Julie A. Roehm, 34, is Director of Communications for Chrysler Group Marketing at DaimlerChrysler Corporation. She earned a Bachelor of Science Degree in Civil Engineering from Purdue University and a Master’s Degree in Marketing and Business Policy from the University of Chicago. Roehm has created a department able to effectively gain maximum exposure for all three brands, Chrysler, Jeep, and Dodge, by leveraging individual brand successes while keeping the unique feel of each.

Winners of the AHF Young Leader Awards (left to right) Julie Roehm, Sanjeev C. Mirle, Brandon L. Faurote, and Kristy L. Coles.


Here's what people are saying about their recent visit to the Automotive Hall of Fame

"It's the best museum I've ever been to.
Keep this, it's a very special place."

- Carlos G., Venezuela

President’s Message

If you think the auto industry doesn’t have its heroes, you obviously missed our most recent Induction Ceremony on Oct. 11.

Of our four living inductees – Mario Andretti, Jim Moran, Shirley Muldowney and Jack Smith – all are role models of the highest order and great ambassadors for their respective areas of the auto industry. And to have them all together in one place at one time was a real treat.

Jeffrey Leestma
AHF President
In addition, we were pleased to see on hand the direct descendants of each of our posthumous inductees – John Boyd Dunlop, Sir William Lyons, John Mohler Studebaker and Alexander Winton.

All eight inductees are outstanding examples of why the Automotive Hall of Fame is “the highest place of honor in the international motor vehicle industry.”

Looking ahead, on Feb. 12 we will be honoring seven individuals with Distinguished Service Citations in Orlando. Unlike Inductees, who must have retired from the industry, Distinguished Service Citations are bestowed on those still active in the industry and who are making outstanding contributions to their respective companies and industry.

If you plan to be in Orlando during that time (the ceremony is held in conjunction with the National Automobile Dealers Association convention), I cordially invite you to attend the Automotive Hall of Fame Annual Awards Luncheon, Sunday, Feb. 12, from 11 am to 1 pm. For more information, or to reserve a seat or purchase a table, please contact Lisa Berecz or Lynne Hall at 313.240.4000.

As 2005 comes to a close, I want to personally thank the individuals and the organizations who have supported the mission of the Automotive Hall of Fame, as well as our Board of Directors. Without your support, we would not be able to continue to honor the creativity, toil and genius of the auto industry’s greatest heroes.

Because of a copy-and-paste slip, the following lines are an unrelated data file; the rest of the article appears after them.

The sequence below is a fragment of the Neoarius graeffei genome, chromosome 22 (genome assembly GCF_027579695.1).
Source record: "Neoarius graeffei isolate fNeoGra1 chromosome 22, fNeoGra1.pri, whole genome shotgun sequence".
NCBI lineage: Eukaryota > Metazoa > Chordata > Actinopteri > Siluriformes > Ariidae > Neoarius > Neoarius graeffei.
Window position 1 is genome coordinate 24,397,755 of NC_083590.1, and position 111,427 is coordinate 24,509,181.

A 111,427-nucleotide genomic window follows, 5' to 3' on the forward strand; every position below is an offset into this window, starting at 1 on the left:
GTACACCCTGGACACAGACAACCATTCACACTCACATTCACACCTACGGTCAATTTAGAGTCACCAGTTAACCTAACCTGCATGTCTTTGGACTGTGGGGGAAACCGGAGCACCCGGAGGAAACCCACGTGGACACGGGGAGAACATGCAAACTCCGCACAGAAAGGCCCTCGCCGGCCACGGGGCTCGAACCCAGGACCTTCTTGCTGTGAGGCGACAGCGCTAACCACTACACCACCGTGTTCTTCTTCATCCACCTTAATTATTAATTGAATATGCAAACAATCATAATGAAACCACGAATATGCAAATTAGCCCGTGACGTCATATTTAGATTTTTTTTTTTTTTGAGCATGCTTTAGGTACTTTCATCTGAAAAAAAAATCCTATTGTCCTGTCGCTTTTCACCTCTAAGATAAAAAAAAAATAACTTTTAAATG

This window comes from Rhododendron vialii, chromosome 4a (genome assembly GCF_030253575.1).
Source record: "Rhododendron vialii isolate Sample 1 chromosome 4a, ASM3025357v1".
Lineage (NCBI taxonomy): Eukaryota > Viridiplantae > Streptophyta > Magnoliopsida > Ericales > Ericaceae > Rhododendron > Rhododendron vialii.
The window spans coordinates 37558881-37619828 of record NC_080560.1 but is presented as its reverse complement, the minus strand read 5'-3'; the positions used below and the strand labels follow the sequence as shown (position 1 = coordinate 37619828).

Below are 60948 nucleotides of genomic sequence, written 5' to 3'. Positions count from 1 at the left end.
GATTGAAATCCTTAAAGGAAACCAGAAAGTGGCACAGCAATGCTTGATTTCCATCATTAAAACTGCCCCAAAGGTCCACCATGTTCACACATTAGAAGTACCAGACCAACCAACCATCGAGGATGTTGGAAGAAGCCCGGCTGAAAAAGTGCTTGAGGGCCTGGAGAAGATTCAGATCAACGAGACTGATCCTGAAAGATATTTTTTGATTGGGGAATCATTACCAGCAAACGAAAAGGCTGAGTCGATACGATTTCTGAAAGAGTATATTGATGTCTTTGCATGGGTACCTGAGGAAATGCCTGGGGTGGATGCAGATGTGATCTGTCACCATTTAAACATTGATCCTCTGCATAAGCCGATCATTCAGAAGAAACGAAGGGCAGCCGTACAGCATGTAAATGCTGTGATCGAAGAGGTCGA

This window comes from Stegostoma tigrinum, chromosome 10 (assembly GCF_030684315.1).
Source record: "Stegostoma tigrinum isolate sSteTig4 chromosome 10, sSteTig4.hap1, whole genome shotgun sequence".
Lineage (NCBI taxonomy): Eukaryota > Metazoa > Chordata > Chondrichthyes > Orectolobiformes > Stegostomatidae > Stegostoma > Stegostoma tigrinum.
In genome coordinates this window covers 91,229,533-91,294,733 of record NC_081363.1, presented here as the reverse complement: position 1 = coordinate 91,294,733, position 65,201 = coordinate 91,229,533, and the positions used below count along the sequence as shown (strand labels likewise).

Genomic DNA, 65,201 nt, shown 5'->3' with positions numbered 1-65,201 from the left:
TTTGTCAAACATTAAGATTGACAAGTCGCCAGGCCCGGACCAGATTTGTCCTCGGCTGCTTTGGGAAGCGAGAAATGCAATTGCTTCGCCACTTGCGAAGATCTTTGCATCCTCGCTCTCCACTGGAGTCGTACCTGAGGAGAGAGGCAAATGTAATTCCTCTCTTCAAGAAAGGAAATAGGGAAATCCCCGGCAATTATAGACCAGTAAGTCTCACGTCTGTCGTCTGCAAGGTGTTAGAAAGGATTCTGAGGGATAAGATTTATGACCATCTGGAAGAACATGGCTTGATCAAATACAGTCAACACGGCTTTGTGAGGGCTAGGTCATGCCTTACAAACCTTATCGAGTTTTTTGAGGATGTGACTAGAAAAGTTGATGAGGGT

I hope you have a happy and prosperous new year!

Jeffrey K. Leestma


Here's what people are saying about their recent visit to the Automotive Hall of Fame

"Love it! Feel inspired!"

- Vinson P., Cedar Hill, Texas

Industry awaits Distinguished Service nominees

Seven leaders of the auto industry have been selected to receive the Automotive Hall of Fame's 2006 Distinguished Service Citation. The recipients will be honored at the Automotive Hall of Fame and Annual Awards Luncheon February 12, 2005, at the Walt Disney Swan Hotel in Orlando, Florida, during the Annual Convention of the National Automobile Dealers Association.

Distinguished Service Citation honorees are: Julie Nguyen Brown, Chief Executive Officer, Plastech Engineered Products, Inc.; Thomas G. Elliott, Executive Vice President (retired), American Honda Motor Co.; Alfred L. Gaspar, President Emeritus, Automotive Aftermarket Industry Association (AAIA); Lloyd Reuss, Executive Dean of Center for Advanced Technologies, Focus: HOPE; Ralph C. Seekins, Owner, Seekins Ford Lincoln Mercury; John K. Teahen, Jr., Senior Editor, Automotive News; and Susan J. Unger, Senior Vice President and Chief Information Officer, DaimlerChrysler AG.

The Distinguished Service Citation recognizes men and women who have made significant contributions to the motor vehicle industry through either sustained superior performance or a specific important achievement, and who are still active in the industry or recently retired.

For more information about the Distinguished Service Citations or to reserve your place at the Annual Awards Luncheon, please call the Automotive Hall of Fame at 313-240-4000.


Here's what people are saying about their recent visit to the Automotive Hall of Fame

"Could spend all day here!"

- Hal & Jackie H., Akron, Ohio

Engineering genius pioneered extreme design philosophy

As the list of Inductees to the Automotive Hall of Fame continues to grow, we plan to revisit and celebrate their achievements in many ways, including this newsletter, The Driving Spirit. In this issue, we bring you the story of Alec Issigonis, the engineering genius behind the original Mini.

Alec Issigonis was an independent thinker, he despised convention, and he would not take advice gladly. He is credited with uttering the now-famous line, “A camel is a horse designed by committee.”

Moreover, he was a failure at mathematics, once stating that pure mathematics was the enemy of every truly creative man. Then how did Alec Issigonis become one of the auto industry’s greatest engineering geniuses?

A British citizen born in Turkey in 1906, Alec Issigonis did not witness an automobile first-hand until he was 12 years old. Returning to England in 1922, not yet 16, he enrolled in engineering school, failing mathematics at every turn. He was offered a job at Morris Motors Ltd. in 1936 and was immediately given the job of steering and suspension engineer.